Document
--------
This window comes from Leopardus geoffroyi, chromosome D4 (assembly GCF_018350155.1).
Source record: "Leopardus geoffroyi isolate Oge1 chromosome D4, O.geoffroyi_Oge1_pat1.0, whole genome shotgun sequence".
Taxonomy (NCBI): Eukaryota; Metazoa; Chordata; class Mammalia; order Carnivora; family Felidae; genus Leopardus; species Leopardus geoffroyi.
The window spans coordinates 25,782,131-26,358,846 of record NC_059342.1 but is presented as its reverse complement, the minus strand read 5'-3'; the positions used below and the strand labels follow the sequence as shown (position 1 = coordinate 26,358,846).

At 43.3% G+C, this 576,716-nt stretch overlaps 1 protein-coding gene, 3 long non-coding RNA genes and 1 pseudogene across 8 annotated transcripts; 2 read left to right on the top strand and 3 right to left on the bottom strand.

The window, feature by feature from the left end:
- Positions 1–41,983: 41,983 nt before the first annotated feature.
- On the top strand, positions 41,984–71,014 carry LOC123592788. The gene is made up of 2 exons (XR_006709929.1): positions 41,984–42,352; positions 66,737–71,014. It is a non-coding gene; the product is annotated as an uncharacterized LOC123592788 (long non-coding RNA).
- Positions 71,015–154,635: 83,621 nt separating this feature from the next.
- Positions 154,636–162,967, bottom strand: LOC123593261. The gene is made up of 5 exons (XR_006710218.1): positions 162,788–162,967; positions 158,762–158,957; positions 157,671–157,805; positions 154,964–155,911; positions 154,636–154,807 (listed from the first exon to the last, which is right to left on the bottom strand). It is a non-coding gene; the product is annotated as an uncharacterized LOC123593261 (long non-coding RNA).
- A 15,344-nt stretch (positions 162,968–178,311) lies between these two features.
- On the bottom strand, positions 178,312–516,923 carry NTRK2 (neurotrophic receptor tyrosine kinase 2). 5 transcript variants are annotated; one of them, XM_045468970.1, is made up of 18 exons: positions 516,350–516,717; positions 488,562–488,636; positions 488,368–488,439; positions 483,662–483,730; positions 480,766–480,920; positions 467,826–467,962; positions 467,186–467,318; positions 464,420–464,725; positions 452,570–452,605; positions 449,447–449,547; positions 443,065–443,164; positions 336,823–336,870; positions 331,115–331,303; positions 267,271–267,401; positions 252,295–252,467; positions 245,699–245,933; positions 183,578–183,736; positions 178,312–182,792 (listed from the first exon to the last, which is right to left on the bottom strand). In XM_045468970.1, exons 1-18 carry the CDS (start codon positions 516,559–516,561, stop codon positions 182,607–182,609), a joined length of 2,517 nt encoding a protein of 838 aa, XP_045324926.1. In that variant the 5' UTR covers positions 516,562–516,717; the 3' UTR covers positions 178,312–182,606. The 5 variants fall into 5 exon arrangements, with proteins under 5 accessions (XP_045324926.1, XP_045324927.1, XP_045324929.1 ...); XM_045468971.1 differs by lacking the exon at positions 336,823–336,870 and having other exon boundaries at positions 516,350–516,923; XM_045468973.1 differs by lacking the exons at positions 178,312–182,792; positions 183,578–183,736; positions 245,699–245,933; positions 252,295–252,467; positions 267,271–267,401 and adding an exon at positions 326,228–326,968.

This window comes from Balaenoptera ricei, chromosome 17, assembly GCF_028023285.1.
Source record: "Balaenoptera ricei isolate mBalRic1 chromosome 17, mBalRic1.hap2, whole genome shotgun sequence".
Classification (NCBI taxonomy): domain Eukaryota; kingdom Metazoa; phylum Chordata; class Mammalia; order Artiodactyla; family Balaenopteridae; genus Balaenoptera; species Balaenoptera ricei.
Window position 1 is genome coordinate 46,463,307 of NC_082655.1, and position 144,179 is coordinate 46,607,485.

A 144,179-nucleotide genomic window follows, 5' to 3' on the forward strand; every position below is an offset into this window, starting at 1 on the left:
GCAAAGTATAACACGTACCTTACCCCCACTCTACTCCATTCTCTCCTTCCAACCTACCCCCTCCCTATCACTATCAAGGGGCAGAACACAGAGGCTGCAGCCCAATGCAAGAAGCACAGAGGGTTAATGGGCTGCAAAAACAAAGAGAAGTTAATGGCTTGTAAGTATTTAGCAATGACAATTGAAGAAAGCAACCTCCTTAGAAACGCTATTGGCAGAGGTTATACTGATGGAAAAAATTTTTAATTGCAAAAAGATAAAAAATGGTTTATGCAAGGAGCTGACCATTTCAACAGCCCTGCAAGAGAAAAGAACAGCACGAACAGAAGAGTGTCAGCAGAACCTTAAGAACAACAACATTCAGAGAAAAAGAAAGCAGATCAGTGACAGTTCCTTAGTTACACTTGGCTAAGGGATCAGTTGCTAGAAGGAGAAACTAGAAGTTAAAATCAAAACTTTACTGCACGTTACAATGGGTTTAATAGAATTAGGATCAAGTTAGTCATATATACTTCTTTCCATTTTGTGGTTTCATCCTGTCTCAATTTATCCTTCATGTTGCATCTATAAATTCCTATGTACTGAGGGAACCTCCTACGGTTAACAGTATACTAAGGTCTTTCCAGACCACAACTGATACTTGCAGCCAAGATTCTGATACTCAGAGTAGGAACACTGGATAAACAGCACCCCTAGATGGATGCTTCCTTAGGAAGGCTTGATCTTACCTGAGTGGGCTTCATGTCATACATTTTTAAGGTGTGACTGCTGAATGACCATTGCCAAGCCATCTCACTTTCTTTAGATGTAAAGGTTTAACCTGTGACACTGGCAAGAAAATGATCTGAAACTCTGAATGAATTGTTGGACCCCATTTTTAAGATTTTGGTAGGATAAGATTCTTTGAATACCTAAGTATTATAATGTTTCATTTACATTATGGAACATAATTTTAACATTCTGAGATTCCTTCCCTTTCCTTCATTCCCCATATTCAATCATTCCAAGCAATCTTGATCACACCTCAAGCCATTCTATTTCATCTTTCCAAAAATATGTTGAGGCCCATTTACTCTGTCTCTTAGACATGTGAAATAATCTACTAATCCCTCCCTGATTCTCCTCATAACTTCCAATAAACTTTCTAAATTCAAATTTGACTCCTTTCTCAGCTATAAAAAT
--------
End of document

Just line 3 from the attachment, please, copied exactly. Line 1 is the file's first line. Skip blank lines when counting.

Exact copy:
Taxonomy (NCBI): Eukaryota; Metazoa; Chordata; class Mammalia; order Carnivora; family Felidae; genus Leopardus; species Leopardus geoffroyi.